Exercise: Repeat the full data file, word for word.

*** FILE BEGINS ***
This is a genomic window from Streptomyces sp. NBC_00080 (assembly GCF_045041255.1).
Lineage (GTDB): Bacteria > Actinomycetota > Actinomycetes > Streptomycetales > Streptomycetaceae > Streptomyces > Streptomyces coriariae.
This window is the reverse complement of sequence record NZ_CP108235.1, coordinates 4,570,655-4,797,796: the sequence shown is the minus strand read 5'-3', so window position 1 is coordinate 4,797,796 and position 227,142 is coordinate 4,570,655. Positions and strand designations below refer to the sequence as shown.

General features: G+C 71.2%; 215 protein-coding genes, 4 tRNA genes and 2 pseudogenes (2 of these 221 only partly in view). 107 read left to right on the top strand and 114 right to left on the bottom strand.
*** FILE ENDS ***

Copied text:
This is a genomic window from Streptomyces sp. NBC_00080 (assembly GCF_045041255.1).
Lineage (GTDB): Bacteria > Actinomycetota > Actinomycetes > Streptomycetales > Streptomycetaceae > Streptomyces > Streptomyces coriariae.
This window is the reverse complement of sequence record NZ_CP108235.1, coordinates 4,570,655-4,797,796: the sequence shown is the minus strand read 5'-3', so window position 1 is coordinate 4,797,796 and position 227,142 is coordinate 4,570,655. Positions and strand designations below refer to the sequence as shown.

General features: G+C 71.2%; 215 protein-coding genes, 4 tRNA genes and 2 pseudogenes (2 of these 221 only partly in view). 107 read left to right on the top strand and 114 right to left on the bottom strand.